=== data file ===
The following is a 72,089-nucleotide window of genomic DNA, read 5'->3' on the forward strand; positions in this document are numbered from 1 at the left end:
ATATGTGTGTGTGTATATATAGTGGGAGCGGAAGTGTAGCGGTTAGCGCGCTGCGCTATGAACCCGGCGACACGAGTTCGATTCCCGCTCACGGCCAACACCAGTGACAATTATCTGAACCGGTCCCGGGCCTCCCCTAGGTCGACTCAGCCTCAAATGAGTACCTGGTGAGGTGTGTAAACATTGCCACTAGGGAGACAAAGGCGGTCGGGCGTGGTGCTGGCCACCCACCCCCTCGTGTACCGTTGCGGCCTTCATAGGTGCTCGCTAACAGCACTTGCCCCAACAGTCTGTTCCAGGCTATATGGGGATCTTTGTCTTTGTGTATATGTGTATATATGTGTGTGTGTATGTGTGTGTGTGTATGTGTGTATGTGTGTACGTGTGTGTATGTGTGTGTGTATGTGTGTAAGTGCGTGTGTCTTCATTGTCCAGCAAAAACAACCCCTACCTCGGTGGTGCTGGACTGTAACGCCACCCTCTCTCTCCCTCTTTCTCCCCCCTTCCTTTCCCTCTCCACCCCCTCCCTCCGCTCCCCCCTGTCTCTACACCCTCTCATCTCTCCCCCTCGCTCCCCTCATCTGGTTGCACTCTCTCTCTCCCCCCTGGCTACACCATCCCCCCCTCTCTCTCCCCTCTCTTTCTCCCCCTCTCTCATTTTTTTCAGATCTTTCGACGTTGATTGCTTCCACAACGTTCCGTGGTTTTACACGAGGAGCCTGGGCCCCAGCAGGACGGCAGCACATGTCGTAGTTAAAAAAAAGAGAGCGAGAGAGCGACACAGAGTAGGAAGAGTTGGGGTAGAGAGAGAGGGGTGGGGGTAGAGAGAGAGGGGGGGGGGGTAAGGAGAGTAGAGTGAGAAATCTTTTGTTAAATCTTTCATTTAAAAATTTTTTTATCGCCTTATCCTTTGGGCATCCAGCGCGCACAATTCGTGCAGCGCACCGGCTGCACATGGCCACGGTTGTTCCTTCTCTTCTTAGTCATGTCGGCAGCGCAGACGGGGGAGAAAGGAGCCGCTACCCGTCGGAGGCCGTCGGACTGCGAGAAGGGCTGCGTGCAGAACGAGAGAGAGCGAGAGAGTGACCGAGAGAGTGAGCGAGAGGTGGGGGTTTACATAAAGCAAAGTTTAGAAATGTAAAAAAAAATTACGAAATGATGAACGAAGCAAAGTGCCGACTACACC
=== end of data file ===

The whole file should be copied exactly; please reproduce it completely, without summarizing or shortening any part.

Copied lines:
The following is a 72,089-nucleotide window of genomic DNA, read 5'->3' on the forward strand; positions in this document are numbered from 1 at the left end:
ATATGTGTGTGTGTATATATAGTGGGAGCGGAAGTGTAGCGGTTAGCGCGCTGCGCTATGAACCCGGCGACACGAGTTCGATTCCCGCTCACGGCCAACACCAGTGACAATTATCTGAACCGGTCCCGGGCCTCCCCTAGGTCGACTCAGCCTCAAATGAGTACCTGGTGAGGTGTGTAAACATTGCCACTAGGGAGACAAAGGCGGTCGGGCGTGGTGCTGGCCACCCACCCCCTCGTGTACCGTTGCGGCCTTCATAGGTGCTCGCTAACAGCACTTGCCCCAACAGTCTGTTCCAGGCTATATGGGGATCTTTGTCTTTGTGTATATGTGTATATATGTGTGTGTGTATGTGTGTGTGTGTATGTGTGTATGTGTGTACGTGTGTGTATGTGTGTGTGTATGTGTGTAAGTGCGTGTGTCTTCATTGTCCAGCAAAAACAACCCCTACCTCGGTGGTGCTGGACTGTAACGCCACCCTCTCTCTCCCTCTTTCTCCCCCCTTCCTTTCCCTCTCCACCCCCTCCCTCCGCTCCCCCCTGTCTCTACACCCTCTCATCTCTCCCCCTCGCTCCCCTCATCTGGTTGCACTCTCTCTCTCCCCCCTGGCTACACCATCCCCCCCTCTCTCTCCCCTCTCTTTCTCCCCCTCTCTCATTTTTTTCAGATCTTTCGACGTTGATTGCTTCCACAACGTTCCGTGGTTTTACACGAGGAGCCTGGGCCCCAGCAGGACGGCAGCACATGTCGTAGTTAAAAAAAAGAGAGCGAGAGAGCGACACAGAGTAGGAAGAGTTGGGGTAGAGAGAGAGGGGTGGGGGTAGAGAGAGAGGGGGGGGGGGTAAGGAGAGTAGAGTGAGAAATCTTTTGTTAAATCTTTCATTTAAAAATTTTTTTATCGCCTTATCCTTTGGGCATCCAGCGCGCACAATTCGTGCAGCGCACCGGCTGCACATGGCCACGGTTGTTCCTTCTCTTCTTAGTCATGTCGGCAGCGCAGACGGGGGAGAAAGGAGCCGCTACCCGTCGGAGGCCGTCGGACTGCGAGAAGGGCTGCGTGCAGAACGAGAGAGAGCGAGAGAGTGACCGAGAGAGTGAGCGAGAGGTGGGGGTTTACATAAAGCAAAGTTTAGAAATGTAAAAAAAAATTACGAAATGATGAACGAAGCAAAGTGCCGACTACACC